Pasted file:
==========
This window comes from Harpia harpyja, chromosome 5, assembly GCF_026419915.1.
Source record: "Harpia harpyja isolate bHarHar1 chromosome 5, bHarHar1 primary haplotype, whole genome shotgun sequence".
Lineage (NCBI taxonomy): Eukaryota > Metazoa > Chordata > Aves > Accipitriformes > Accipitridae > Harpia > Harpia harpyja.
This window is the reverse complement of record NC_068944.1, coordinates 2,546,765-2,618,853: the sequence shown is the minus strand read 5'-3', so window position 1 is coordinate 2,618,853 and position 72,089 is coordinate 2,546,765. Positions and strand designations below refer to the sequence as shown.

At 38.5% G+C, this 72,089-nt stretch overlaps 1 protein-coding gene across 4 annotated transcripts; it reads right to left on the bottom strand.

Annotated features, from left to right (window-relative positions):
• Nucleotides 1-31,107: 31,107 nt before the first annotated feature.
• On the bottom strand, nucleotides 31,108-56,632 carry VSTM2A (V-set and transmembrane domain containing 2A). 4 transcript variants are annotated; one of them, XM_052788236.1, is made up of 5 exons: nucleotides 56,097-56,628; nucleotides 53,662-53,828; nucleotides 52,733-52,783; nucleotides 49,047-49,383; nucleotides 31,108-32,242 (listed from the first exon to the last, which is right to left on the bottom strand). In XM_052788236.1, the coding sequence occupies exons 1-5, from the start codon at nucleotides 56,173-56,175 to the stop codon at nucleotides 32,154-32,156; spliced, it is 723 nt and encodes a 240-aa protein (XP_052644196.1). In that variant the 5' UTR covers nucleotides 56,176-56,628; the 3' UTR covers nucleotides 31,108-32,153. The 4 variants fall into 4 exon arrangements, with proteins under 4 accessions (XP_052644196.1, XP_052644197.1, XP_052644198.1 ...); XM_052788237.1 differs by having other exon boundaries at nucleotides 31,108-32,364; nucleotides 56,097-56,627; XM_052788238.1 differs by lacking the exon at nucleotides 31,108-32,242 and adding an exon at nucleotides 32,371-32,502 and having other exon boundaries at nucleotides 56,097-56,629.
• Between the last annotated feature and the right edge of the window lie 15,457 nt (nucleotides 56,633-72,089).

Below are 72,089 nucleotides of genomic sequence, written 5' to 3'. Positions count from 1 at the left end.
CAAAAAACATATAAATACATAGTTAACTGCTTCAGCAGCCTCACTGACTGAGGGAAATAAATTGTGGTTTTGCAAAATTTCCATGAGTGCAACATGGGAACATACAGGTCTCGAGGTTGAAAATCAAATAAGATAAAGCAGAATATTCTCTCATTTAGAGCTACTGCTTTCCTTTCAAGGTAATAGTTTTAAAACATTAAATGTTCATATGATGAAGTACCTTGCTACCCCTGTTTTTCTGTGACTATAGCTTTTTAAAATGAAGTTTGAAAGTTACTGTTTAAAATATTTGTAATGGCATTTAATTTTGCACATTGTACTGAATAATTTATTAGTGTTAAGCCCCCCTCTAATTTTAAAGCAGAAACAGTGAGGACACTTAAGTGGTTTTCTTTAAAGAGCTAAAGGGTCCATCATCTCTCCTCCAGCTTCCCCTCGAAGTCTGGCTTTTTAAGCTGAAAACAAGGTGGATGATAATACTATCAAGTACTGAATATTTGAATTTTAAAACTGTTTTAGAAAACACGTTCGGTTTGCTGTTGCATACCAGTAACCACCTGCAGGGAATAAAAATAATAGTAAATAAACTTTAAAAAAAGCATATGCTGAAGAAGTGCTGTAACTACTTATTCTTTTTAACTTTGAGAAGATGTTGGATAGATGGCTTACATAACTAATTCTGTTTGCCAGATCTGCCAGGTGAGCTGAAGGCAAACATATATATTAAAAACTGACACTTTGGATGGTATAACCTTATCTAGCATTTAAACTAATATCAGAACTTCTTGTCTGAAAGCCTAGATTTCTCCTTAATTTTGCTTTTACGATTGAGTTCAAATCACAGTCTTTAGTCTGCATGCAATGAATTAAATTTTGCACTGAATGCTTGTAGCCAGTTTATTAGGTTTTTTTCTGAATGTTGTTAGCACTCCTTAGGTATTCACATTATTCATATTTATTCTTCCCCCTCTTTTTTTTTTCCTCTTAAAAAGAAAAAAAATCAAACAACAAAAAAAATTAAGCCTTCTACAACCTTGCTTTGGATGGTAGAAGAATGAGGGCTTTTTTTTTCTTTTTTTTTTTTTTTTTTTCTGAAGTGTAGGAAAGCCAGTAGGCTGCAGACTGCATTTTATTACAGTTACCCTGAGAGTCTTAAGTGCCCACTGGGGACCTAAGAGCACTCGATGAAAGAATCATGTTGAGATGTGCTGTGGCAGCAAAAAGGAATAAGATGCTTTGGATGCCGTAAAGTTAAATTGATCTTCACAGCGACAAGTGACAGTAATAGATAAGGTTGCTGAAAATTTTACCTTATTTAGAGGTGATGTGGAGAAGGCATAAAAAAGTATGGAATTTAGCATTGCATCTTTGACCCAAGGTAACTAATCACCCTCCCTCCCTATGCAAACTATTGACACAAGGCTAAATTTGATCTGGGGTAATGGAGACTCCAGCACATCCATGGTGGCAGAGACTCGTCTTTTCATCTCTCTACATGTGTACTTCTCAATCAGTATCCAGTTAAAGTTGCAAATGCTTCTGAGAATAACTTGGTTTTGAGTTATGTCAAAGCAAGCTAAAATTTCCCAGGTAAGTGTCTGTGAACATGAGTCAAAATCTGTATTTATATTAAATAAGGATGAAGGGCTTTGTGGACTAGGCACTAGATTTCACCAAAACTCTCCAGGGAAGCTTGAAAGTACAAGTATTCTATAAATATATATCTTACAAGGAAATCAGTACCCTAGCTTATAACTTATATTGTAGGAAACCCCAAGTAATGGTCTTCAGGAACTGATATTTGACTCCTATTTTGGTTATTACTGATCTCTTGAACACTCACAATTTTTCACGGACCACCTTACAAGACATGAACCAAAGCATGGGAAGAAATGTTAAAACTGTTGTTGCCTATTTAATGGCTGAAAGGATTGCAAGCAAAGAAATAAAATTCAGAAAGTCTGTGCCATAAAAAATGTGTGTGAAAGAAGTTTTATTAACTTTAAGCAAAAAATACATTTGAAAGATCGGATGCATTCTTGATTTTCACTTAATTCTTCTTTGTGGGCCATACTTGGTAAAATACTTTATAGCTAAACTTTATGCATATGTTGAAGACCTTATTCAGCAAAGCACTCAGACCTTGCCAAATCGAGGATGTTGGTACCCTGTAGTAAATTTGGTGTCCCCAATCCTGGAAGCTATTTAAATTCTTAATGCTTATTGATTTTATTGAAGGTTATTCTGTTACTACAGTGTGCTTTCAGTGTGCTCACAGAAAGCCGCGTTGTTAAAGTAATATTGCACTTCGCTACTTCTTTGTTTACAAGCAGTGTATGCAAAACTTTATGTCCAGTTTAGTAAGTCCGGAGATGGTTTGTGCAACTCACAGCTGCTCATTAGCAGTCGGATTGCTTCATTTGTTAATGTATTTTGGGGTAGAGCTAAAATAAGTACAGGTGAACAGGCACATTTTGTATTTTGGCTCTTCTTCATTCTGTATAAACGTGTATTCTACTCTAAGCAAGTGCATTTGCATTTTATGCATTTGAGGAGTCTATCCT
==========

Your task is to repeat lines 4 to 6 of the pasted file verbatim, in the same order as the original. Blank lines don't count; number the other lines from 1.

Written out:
This window is the reverse complement of record NC_068944.1, coordinates 2,546,765-2,618,853: the sequence shown is the minus strand read 5'-3', so window position 1 is coordinate 2,618,853 and position 72,089 is coordinate 2,546,765. Positions and strand designations below refer to the sequence as shown.

At 38.5% G+C, this 72,089-nt stretch overlaps 1 protein-coding gene across 4 annotated transcripts; it reads right to left on the bottom strand.

Annotated features, from left to right (window-relative positions):